Why Machine Learning for Credit Approvals Sparks Interest From Lenders

  • Emma Sandler
  • November 21, 2017
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When Ford Motor Credit Co. announced it would start to use machine learning for underwriting practices in August, the automotive industry took notice.

It is estimated that 30 to 40 auto lenders are looking at alternative credit data for underwriting, either in active usage or in viability testing, according to Brian Landau, senior vice president of financial services and automotive business leader at TransUnion.

Machine learning is a type of artificial intelligence that gives computers the ability to learn without manual input; for underwriting, computer algorithms can use nontraditional data points to determine risk and creditworthiness. For example, machine learning can assess data points, such as whether applicants supplied the same cell phone number on previous loan applications and whether they have occupational licenses, Jim Moynes, vice president of risk management at Ford Credit, told Auto Finance News.

And, because the platform is capable of “learning” over time, it can propose changes to variables as patterns evolve or emerge, or recognize and incorporate macroeconomic changes into its assessments, Ford said in a statement.

According to the Consumer Financial Protection Bureau, one in 10 American adults have no credit record, making them difficult to underwrite using traditional methods. Additionally, 19 million consumers are considered thin-file or stale-file, meaning their records are either incomplete or too old for an accurate Fico, VantageScore, or another credit score.

But these thin-file consumers are only a part of the reason alternative data and artificial intelligence underwriting is heating up; there’s also a reaction from lenders and captives to economic climates, as well as the maturity of the science of artificial intelligence.

Increasing Portfolio, Decreasing Risk

In 2013, TransUnion purchased L2C, an Atlanta-based predictive analytics company that utilizes alternative data, and TransUnion has since worked with many auto lenders to test out the product.

Lenders are seeing that alternative data approves 20% to 25% of applicants that they would not have approved prior, Landau said. Alternative data offers a “huge benefit” without exposing the lender to additional risk, he added, which is a significant reason for the increased interest from lenders — particularly with charge-off and delinquency rates on the rise.

Despite a strong economy where auto lending experienced its 25th consecutive quarter of loan growth — with the total outstanding balance now up 70% from a post-crisis low of $700 billion in 2010 — delinquencies and charge-offs are increasing, according to investment management firm Manning & Napier.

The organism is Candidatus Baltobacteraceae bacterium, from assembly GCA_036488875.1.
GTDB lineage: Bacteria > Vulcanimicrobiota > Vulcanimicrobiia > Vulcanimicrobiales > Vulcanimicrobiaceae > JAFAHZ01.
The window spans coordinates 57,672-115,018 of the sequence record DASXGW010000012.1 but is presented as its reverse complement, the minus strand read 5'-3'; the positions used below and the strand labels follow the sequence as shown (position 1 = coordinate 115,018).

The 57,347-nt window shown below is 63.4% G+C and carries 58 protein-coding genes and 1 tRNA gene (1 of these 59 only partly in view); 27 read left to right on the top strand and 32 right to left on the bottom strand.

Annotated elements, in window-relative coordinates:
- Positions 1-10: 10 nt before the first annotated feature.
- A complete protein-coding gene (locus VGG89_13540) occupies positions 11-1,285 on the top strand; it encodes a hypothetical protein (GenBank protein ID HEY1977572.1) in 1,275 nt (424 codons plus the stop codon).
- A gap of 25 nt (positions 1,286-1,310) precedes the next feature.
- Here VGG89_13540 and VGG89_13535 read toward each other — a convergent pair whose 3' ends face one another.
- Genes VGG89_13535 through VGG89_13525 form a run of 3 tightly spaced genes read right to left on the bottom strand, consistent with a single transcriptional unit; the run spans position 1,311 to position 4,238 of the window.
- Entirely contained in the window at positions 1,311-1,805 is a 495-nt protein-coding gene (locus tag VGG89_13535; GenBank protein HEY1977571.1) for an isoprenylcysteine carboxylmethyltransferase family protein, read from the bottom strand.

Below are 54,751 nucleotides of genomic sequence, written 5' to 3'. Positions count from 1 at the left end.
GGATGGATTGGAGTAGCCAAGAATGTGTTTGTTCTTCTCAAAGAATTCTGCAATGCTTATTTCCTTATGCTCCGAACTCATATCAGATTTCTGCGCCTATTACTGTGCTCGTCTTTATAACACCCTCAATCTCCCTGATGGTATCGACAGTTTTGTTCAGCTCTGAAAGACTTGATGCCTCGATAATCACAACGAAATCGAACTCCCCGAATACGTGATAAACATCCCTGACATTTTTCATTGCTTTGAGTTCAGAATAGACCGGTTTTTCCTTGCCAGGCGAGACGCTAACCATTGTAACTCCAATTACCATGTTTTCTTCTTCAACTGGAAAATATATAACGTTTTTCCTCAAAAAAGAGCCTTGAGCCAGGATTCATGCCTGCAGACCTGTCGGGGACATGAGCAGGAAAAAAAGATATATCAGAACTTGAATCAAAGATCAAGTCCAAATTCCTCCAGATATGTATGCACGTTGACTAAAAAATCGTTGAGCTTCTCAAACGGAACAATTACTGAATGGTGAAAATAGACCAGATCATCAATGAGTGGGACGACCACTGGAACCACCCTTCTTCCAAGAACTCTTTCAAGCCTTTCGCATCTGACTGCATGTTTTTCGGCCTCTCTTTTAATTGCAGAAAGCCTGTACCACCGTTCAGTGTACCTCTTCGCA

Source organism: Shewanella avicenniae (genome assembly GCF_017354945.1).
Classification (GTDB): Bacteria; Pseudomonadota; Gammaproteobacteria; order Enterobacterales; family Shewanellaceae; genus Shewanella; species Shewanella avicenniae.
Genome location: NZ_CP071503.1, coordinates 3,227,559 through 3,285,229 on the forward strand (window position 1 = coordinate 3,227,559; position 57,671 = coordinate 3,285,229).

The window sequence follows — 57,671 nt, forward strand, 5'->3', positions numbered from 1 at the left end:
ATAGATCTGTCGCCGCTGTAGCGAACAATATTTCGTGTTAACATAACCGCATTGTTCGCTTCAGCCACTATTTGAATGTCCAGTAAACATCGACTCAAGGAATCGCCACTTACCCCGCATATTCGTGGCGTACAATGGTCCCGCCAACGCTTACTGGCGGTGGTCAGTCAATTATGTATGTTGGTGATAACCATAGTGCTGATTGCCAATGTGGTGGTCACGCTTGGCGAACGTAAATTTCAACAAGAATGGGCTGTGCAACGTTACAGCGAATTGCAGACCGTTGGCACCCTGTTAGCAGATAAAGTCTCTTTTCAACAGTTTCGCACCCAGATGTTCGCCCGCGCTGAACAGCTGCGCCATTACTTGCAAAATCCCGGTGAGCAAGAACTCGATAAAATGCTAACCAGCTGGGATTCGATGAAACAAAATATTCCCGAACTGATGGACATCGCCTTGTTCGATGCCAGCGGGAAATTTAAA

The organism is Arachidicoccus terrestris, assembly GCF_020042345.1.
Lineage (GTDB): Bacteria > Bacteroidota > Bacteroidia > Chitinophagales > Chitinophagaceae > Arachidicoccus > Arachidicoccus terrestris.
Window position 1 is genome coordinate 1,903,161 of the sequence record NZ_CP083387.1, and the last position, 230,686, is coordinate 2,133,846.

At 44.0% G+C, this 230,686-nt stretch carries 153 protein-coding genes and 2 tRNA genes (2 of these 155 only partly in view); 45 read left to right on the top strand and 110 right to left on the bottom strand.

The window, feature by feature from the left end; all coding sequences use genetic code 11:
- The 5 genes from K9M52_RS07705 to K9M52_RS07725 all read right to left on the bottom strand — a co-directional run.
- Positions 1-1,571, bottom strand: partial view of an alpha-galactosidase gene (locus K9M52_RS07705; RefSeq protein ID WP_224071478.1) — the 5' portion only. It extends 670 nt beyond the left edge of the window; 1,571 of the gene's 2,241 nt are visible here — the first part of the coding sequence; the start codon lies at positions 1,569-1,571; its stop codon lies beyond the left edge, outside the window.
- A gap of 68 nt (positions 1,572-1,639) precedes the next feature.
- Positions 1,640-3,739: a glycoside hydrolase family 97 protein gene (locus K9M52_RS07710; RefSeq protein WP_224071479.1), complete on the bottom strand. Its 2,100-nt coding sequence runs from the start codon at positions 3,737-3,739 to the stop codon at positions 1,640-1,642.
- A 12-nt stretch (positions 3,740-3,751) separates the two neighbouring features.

Auto loan balances increased $23 billion year over year in the second quarter, extending a six-year trend of growth, according to a report from the Federal Reserve Bank of New York. Originations declined 2.9% year over year to 6.7 billion units in the second quarter, while 60-day delinquencies increased to 1.23%, from 1.11% at the same time last year, according to TransUnion.

Working with fintech startup ZestFinance, Ford Credit found that revising its credit policies will not increase its risk appetite, as it more accurately predicts risk against a broader group. But, alternative credit data decisioning would not be a reliable source of portfolio growth if the technology was not up to snuff.

Robots Rising

The concept of artificial intelligence has been around since antiquity, but only in the past five years has AI been considered a possibility for credit decisioning, according to Eric Hathaway, vice president of marketing at Zoot Enterprises, a provider of origination, acquisition, and decision management solutions.

“From a tech perspective, the AI we developed wasn’t doing what it needed to do,” he said. “It wasn’t replacing the jobs we needed to be done, but over the past five years … as AI started to really ‘learn’ [using machine learning], I think that has been the spur.”

These advancements include better hardware and software, larger data provided by the internet, and new techniques that make training deep networks — also known as neural nets — easier, according The Economist.

In fact, AI and credit decisioning are becoming such a hot commodity now, there are roughly 2,000 digital startups in the space, according to a recent report from NPR.

To that end, with only 30 to 40 auto lenders looking at alternative data for credit decisioning, the market could become steeply competitive — especially as more lenders enter the market, causing existing lenders to aim for portfolio growth while mitigating risk.

Correction: Rising losses did not contribute to Ford Credit’s decision to conduct a study with ZestFinance, as was incorrectly stated in an earlier version of this article in the November issue of Auto Finance News.

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